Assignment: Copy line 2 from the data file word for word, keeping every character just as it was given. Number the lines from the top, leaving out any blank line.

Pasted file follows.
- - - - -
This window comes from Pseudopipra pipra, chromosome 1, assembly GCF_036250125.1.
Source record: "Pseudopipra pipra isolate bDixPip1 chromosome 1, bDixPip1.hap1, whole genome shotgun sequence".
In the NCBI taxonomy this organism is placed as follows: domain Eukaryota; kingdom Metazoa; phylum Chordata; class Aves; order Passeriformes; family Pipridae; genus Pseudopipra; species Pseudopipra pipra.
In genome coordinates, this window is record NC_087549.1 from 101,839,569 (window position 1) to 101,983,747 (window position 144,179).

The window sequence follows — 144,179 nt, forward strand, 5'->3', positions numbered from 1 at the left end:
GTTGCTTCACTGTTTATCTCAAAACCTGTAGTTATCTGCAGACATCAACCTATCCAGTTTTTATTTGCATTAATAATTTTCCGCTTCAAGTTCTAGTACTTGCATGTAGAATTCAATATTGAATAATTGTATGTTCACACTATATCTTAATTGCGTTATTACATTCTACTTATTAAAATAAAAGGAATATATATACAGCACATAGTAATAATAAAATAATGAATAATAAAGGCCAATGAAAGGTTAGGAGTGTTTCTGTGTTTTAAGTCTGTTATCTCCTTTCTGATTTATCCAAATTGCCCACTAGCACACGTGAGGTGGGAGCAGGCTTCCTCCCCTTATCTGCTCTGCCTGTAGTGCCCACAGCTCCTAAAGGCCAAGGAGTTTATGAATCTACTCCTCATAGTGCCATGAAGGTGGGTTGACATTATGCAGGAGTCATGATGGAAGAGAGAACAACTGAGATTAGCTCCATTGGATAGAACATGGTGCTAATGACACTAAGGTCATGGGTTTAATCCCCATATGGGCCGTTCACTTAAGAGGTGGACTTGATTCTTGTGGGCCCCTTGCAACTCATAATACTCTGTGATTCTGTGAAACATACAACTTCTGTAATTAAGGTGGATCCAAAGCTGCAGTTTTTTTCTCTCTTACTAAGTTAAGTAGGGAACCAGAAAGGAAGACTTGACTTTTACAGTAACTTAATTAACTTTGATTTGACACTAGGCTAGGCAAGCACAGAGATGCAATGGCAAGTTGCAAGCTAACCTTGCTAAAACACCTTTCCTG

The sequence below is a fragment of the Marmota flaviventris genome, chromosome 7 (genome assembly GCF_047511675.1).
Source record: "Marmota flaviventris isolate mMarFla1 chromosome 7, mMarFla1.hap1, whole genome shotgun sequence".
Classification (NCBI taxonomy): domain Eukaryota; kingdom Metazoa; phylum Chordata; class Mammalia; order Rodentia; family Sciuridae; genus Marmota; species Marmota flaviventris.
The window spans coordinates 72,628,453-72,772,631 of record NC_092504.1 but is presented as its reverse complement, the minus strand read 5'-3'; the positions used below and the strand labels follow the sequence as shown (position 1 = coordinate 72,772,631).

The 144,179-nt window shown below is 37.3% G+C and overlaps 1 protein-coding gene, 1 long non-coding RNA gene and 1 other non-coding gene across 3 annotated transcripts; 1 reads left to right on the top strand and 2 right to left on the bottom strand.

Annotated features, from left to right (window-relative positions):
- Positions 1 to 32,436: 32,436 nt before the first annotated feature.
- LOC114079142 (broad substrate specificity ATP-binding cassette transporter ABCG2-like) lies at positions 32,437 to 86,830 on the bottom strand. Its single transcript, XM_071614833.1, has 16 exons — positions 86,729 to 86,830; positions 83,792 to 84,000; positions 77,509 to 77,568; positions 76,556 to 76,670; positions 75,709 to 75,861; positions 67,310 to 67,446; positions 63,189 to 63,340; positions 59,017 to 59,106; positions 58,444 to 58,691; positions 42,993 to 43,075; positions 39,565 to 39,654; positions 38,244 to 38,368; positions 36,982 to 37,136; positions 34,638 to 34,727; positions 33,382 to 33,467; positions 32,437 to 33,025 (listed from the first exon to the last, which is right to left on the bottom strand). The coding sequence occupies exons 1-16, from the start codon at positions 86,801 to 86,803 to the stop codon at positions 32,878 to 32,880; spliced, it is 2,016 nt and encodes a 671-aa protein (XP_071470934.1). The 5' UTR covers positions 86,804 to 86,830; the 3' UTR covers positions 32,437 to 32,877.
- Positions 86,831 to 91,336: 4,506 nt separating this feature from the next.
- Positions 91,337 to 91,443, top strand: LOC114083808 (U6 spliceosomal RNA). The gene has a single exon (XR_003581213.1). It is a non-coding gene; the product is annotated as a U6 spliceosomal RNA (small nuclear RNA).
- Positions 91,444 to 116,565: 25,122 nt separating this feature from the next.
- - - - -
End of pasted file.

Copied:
Source record: "Pseudopipra pipra isolate bDixPip1 chromosome 1, bDixPip1.hap1, whole genome shotgun sequence".